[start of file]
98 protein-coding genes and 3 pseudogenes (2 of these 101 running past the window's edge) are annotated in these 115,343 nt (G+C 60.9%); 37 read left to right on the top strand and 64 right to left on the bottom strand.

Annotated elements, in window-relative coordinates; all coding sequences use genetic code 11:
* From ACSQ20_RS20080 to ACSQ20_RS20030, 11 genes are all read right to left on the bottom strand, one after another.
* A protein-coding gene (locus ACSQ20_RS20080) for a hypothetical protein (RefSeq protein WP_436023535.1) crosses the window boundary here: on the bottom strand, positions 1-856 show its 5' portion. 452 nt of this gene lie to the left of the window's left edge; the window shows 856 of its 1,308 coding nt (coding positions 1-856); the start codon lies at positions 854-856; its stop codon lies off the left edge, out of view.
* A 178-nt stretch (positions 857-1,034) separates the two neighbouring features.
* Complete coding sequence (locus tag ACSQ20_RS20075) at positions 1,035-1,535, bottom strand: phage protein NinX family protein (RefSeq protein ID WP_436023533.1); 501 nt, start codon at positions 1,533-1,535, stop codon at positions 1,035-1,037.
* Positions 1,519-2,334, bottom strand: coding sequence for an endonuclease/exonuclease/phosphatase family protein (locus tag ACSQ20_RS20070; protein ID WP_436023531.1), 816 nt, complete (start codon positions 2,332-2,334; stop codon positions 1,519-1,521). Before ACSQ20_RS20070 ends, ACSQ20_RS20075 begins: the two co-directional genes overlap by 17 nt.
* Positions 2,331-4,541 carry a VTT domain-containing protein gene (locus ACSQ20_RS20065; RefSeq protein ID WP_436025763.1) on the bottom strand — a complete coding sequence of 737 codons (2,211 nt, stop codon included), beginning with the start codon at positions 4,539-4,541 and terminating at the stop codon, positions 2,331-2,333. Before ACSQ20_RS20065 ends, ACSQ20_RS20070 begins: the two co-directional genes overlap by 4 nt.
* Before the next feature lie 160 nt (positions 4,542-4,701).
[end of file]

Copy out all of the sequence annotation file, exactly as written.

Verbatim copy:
98 protein-coding genes and 3 pseudogenes (2 of these 101 running past the window's edge) are annotated in these 115,343 nt (G+C 60.9%); 37 read left to right on the top strand and 64 right to left on the bottom strand.

Annotated elements, in window-relative coordinates; all coding sequences use genetic code 11:
* From ACSQ20_RS20080 to ACSQ20_RS20030, 11 genes are all read right to left on the bottom strand, one after another.
* A protein-coding gene (locus ACSQ20_RS20080) for a hypothetical protein (RefSeq protein WP_436023535.1) crosses the window boundary here: on the bottom strand, positions 1-856 show its 5' portion. 452 nt of this gene lie to the left of the window's left edge; the window shows 856 of its 1,308 coding nt (coding positions 1-856); the start codon lies at positions 854-856; its stop codon lies off the left edge, out of view.
* A 178-nt stretch (positions 857-1,034) separates the two neighbouring features.
* Complete coding sequence (locus tag ACSQ20_RS20075) at positions 1,035-1,535, bottom strand: phage protein NinX family protein (RefSeq protein ID WP_436023533.1); 501 nt, start codon at positions 1,533-1,535, stop codon at positions 1,035-1,037.
* Positions 1,519-2,334, bottom strand: coding sequence for an endonuclease/exonuclease/phosphatase family protein (locus tag ACSQ20_RS20070; protein ID WP_436023531.1), 816 nt, complete (start codon positions 2,332-2,334; stop codon positions 1,519-1,521). Before ACSQ20_RS20070 ends, ACSQ20_RS20075 begins: the two co-directional genes overlap by 17 nt.
* Positions 2,331-4,541 carry a VTT domain-containing protein gene (locus ACSQ20_RS20065; RefSeq protein ID WP_436025763.1) on the bottom strand — a complete coding sequence of 737 codons (2,211 nt, stop codon included), beginning with the start codon at positions 4,539-4,541 and terminating at the stop codon, positions 2,331-2,333. Before ACSQ20_RS20065 ends, ACSQ20_RS20070 begins: the two co-directional genes overlap by 4 nt.
* Before the next feature lie 160 nt (positions 4,542-4,701).